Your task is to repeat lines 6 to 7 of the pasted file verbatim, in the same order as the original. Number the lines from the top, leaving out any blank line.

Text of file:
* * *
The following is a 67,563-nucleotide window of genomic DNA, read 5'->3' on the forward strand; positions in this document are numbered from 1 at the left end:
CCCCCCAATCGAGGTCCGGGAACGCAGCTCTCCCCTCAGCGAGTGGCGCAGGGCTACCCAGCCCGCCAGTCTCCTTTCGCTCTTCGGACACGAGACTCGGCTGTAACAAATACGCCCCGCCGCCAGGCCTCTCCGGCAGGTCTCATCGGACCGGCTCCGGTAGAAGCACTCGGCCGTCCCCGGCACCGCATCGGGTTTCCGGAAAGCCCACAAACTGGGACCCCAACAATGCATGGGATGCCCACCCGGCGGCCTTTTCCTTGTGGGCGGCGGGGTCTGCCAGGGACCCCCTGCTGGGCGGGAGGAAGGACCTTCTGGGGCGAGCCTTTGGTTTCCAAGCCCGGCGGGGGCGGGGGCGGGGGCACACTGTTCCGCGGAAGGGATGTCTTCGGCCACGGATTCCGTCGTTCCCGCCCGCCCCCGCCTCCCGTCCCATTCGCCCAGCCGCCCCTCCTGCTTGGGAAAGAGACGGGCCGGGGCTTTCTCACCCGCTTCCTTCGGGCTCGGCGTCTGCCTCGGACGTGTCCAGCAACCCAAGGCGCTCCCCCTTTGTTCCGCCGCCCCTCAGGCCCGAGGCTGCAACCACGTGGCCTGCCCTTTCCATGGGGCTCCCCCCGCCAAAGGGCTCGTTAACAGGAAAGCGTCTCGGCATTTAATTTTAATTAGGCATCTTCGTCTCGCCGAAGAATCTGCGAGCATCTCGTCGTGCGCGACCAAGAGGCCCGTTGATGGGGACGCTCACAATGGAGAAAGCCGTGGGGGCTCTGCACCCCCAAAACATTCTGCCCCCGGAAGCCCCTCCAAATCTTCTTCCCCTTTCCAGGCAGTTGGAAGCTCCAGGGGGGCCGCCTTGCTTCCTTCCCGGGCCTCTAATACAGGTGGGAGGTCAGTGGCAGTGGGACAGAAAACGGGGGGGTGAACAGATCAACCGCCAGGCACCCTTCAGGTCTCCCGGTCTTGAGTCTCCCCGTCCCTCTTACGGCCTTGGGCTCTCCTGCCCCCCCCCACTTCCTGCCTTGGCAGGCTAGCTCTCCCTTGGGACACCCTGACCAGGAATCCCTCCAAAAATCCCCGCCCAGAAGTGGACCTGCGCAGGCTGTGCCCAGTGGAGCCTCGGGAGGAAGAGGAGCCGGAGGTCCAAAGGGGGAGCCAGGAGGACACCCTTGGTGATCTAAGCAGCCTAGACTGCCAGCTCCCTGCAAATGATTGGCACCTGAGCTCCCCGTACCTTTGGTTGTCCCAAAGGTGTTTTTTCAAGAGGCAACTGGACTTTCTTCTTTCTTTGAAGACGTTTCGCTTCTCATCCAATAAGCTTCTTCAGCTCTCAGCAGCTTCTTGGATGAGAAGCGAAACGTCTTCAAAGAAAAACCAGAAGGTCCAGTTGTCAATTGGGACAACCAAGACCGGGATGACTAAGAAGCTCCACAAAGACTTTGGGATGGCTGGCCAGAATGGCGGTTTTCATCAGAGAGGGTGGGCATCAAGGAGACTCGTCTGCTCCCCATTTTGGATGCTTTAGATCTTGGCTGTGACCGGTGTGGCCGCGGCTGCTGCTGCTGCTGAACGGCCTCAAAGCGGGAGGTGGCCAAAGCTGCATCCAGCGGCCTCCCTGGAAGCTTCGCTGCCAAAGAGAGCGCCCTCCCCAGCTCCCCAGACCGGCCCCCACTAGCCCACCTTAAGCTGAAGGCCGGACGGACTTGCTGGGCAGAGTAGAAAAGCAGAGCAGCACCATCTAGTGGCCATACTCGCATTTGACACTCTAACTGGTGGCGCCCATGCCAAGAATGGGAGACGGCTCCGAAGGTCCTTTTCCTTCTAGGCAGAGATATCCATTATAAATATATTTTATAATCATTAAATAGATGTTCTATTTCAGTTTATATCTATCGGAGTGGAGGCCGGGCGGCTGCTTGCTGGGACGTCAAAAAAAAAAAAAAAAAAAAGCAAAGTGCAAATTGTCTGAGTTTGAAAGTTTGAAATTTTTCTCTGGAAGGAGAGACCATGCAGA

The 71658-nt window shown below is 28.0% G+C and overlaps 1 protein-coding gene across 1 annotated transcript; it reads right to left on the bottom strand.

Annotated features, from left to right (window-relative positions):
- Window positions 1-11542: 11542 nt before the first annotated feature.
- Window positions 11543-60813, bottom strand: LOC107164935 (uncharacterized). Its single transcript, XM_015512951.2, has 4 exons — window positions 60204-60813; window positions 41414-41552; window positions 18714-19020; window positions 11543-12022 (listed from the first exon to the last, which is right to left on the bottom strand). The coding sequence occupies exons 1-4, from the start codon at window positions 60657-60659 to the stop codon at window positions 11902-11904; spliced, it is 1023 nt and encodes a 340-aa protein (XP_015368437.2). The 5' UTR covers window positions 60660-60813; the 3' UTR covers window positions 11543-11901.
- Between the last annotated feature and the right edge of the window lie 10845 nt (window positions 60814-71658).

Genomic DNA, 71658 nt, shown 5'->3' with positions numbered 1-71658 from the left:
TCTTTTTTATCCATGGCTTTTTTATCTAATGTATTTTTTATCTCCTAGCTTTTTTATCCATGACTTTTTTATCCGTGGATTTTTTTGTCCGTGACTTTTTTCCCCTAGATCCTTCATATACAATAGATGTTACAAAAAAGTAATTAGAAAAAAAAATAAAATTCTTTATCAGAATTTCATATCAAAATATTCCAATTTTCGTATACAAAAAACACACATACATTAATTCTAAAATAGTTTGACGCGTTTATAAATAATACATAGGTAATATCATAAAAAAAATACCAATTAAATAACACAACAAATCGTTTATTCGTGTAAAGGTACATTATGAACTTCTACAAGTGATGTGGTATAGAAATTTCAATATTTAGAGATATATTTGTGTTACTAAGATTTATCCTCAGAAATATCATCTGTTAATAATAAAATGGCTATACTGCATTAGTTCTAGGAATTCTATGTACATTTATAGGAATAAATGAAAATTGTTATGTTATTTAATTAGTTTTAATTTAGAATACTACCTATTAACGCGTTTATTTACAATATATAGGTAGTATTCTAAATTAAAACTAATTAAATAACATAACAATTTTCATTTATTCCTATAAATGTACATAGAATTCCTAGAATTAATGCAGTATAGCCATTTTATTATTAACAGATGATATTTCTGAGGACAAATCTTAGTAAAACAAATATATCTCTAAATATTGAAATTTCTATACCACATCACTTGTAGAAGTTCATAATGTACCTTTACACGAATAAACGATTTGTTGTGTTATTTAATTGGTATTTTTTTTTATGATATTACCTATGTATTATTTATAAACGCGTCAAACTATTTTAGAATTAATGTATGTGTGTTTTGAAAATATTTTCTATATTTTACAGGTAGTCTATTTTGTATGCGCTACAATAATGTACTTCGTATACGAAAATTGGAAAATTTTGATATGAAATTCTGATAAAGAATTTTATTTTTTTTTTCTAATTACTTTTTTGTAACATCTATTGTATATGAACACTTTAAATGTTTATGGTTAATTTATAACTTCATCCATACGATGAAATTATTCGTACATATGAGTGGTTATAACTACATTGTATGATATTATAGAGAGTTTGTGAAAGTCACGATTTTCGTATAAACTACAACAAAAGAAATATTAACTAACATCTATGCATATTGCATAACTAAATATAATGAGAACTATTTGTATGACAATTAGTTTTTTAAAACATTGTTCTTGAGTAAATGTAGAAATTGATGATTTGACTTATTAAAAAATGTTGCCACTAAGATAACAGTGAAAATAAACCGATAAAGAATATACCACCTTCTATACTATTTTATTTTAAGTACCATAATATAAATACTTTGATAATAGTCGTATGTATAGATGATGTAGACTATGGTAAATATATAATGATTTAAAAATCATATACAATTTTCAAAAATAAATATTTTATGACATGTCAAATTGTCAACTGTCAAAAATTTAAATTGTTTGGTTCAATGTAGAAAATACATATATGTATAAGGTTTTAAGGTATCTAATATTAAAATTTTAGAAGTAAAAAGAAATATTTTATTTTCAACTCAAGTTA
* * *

- Window positions 11543-60813, bottom strand: LOC107164935 (uncharacterized). Its single transcript, XM_015512951.2, has 4 exons — window positions 60204-60813; window positions 41414-41552; window positions 18714-19020; window positions 11543-12022 (listed from the first exon to the last, which is right to left on the bottom strand). The coding sequence occupies exons 1-4, from the start codon at window positions 60657-60659 to the stop codon at window positions 11902-11904; spliced, it is 1023 nt and encodes a 340-aa protein (XP_015368437.2). The 5' UTR covers window positions 60660-60813; the 3' UTR covers window positions 11543-11901.
- Between the last annotated feature and the right edge of the window lie 10845 nt (window positions 60814-71658).